“We might have to go back to the hotel…” I didn’t look around as I was busy following the car in front and anyway, the snowy mountains of the mainland filled the horizon. My companion had been distracted during the packing process and had not really registered how light the hold-all had felt as it was placed in the boot of the car. One leather bag had, possibly, been left behind. We could not turn back as we followed the others to the first stop of the day… nor could we stop to check until we reached the car park. Yes, we were a bag down. We would have to go back, but not until we had seen this particular site.
I have wanted to see Bryn Celli Ddu, ‘the hill in the dark grove’, for a very long time. So has Stuart, so the fact that Steve had chosen to include it in the weekend was a real gift. It is, by far, the best known prehistoric monument on Anglesey and one well-known to many with an interest in the ancient places of our ancestors.
The ‘hill’ refers, perhaps, to the burial mound… a passage tomb. The ‘dark grove’ is no more…though whether the grove was of living wood or of standing stones, we may never know. We do know a good deal about the history of this site, in archaeological terms at least, yet its secrets remain shrouded beyond the mists of memory or conscious knowledge.
The tomb lies around half a mile from the little car park. The path takes you across a stream and between high hedges, with a sudden reveal at the end… by which time I was fair bouncing, even though I know full well that what remains is not what was. You are greeted by a green mound, pierced by a narrow ‘window’ guarded by a standing stone on one side. The passage that leads within the tomb lies on the other side. The mound is encircled by a ditch and flanked with stones. It looks perfect, but was, in fact, partially reconstructed in the 20th century. The mound would once have been much bigger and the site itself encompasses far more than is contained within this rural enclosure, with standing stones and carved stones in the nearby fields and on the ridge close by.
The archaeologists have been thorough here, within the extent of knowledge. The earliest remains at the site are a series of post holes, dated back six thousand years through radiocarbon testing of the pine charcoal found in the holes. The next phase of construction was the building of the henge, a thousand years later. A henge is an inner ditch surrounded by an outer bank or earthwork. Here the henge is 69 feet across, though the bank is long gone and only the ditch survives. Within this space, a stone circle of 17, mainly paired, stones was raised. and at the same time, the spiral-carved Pattern Stone was installed.The current Pattern Stone is not the original, but a replica set into its original position, but whose carvings have already faded. The real stone is now in the National Museum of Wales.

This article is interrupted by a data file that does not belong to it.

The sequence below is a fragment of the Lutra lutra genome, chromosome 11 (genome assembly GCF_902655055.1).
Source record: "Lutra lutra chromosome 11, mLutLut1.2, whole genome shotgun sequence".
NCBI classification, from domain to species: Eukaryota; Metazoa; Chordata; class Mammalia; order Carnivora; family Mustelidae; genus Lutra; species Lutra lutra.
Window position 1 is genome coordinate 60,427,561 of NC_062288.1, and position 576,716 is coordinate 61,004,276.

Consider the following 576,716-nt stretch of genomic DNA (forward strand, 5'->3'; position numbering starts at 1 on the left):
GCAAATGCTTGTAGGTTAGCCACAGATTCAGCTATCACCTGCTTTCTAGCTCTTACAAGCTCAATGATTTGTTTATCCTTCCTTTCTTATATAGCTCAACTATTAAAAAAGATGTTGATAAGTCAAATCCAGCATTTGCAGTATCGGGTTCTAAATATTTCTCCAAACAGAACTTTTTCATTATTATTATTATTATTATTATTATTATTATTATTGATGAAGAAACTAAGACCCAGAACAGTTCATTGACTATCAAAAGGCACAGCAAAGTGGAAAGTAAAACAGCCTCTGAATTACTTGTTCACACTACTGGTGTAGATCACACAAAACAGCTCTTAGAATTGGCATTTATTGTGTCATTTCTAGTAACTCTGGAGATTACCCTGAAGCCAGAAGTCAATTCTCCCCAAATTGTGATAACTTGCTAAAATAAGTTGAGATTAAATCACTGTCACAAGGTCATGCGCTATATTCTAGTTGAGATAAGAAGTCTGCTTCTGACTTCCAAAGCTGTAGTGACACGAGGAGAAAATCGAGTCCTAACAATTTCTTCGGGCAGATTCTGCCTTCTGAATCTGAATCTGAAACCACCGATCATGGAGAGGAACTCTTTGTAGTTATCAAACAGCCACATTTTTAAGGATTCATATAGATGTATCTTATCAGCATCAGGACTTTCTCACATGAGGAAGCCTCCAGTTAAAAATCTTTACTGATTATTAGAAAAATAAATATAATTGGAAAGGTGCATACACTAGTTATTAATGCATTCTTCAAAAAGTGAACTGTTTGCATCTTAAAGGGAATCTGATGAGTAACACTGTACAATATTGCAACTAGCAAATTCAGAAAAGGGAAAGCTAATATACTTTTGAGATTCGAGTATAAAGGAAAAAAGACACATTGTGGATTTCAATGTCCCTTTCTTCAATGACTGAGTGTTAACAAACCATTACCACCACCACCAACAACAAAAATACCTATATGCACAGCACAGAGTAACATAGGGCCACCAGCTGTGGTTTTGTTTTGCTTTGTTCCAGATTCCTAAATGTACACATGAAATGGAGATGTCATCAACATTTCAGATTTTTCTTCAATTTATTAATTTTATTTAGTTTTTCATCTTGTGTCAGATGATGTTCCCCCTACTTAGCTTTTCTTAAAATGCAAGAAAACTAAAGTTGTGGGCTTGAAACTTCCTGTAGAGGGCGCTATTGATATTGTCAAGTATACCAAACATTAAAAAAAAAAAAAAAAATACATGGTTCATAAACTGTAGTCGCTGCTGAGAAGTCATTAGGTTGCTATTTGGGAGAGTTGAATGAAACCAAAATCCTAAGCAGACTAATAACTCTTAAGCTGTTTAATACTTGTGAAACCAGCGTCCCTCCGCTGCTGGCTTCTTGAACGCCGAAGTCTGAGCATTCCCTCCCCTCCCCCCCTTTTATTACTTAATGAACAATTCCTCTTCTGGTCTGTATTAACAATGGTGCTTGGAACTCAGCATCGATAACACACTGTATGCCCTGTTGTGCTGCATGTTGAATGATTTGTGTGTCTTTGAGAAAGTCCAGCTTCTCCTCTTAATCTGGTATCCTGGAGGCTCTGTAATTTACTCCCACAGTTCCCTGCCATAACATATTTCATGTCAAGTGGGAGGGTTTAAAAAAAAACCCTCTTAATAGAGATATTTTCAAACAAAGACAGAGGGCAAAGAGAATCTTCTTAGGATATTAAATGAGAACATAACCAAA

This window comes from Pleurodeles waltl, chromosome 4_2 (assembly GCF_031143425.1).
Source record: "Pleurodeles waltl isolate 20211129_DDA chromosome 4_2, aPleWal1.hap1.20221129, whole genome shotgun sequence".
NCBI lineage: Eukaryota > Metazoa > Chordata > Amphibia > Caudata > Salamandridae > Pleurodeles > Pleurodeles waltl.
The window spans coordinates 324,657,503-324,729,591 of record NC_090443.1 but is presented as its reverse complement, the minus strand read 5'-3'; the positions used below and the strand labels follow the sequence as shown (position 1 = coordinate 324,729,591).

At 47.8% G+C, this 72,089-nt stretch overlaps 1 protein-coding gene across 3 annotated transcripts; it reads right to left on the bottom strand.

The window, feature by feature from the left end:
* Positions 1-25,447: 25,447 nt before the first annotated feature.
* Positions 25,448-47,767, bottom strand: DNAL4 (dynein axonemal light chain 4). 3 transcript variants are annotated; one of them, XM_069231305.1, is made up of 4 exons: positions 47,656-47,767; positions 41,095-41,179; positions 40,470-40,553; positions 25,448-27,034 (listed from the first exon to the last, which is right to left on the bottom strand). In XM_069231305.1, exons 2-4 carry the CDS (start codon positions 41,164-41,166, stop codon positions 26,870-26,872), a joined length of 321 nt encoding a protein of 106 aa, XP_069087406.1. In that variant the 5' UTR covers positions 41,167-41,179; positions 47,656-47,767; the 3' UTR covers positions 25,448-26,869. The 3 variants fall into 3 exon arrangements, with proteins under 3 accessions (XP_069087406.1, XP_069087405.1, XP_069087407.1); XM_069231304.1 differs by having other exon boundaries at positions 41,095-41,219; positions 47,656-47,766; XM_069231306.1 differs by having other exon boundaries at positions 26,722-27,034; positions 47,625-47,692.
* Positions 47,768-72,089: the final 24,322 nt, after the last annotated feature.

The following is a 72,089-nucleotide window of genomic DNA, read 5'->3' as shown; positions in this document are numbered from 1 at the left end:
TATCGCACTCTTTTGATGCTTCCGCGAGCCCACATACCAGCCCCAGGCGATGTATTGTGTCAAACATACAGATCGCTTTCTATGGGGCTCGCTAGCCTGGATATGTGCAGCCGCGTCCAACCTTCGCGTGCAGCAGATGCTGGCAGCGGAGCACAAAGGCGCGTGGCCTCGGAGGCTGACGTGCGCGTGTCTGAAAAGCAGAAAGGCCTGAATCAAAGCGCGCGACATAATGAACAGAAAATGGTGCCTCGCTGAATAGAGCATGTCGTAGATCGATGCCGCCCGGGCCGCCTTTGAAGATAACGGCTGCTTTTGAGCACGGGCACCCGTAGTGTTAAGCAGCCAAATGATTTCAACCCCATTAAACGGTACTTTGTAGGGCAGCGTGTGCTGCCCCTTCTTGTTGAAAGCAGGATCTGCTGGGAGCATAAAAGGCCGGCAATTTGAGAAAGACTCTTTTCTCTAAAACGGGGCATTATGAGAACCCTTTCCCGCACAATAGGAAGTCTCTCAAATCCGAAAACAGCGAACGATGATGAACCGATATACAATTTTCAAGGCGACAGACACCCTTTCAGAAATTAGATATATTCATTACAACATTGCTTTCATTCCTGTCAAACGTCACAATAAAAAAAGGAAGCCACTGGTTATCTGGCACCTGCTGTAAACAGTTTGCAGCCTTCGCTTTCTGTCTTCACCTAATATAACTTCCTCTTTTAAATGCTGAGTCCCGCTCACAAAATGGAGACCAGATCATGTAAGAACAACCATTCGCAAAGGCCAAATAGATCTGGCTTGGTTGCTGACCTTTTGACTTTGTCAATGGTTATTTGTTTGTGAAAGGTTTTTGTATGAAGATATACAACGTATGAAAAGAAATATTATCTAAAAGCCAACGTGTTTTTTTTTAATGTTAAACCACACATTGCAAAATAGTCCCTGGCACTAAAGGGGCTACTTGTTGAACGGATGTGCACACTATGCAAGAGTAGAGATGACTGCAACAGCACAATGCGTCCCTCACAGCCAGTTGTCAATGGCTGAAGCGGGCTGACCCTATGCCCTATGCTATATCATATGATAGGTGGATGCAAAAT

Beneath several of the standing stones, human cremations were buried whilst within the henge itself, a single, human ear bone was interred beneath a flat stone and you have to wonder at the significance of that. At the entrance to the tomb, an unusual burial of a young ox was found and within the tomb itself the remains of bones and cremations, as well as pieces of quartz, shells, a bead and arrow heads.
It was yet another thousand years before the site was again drastically altered. The circle was dismantled. Several stones were deliberately damaged, others were smashed. They were used to build the current tomb, with its mound much larger than the reconstructed mound, completely enclosing the area within the ring of kerb-stones. The current, reduced mound allows you to see the standing stones of the circle that were re-used to form the entrance of the passage…and a spectacular and unusual central pillar graces the inner chamber.
They are curious stones in themselves, looking very like the petrified wood that Rupert Soskin and Michael Bott had suggested for the central, shaped pillar. Whether this is the case or whether they simply look like wood-in-stone, life-in-death, may not be as important as whether our ancestors too saw the similarity and had chosen them deliberately for that reason. There is no reason why they could not have done so and I have to wonder if it is these gnarled stones that are the trees of the ‘mound in the dark grove’.
Perhaps the most striking aspect of the site, though, is invisible…at least in midwinter. The 28 ft long passageway is aligned, like Maes Howe and Newgrange, with the midsummer sunrise, when light would stream down the passageway to illuminate the inner chamber. There may also have been a similar ‘roofbox’ to the one at Newgrange, that frames the incoming light to focus it on a specific point at the solstice, as well as other possible astronomical alignments.
These days, the reduced size of the mound leaves part of the internal structure naked and allows the ingress of light through the rear of the chamber that would once have been within the mound. At least for the living. In many places we have found features that suggest to us that the internal structure of these monuments may have been designed to be ‘seen’ by those who had passed beyond life into the otherworld.
For the moment, at least, we stand on the side of the living and look with eyes of wonder on the past. In that moment, we joined together in sound within the mound, then we watched and listened as the final scroll, telling the story crafted for the weekend, was read and the final drama was played out. Then, we were led away, crossing the stream back into the lands of the living, gifted with symbolic seeds of light to carry out into the world.
“We have to go back,” said my companion. “Oh yes, we have to go back,” I agreed. I don’t think either of us were thinking of the forgotten bag at the hotel…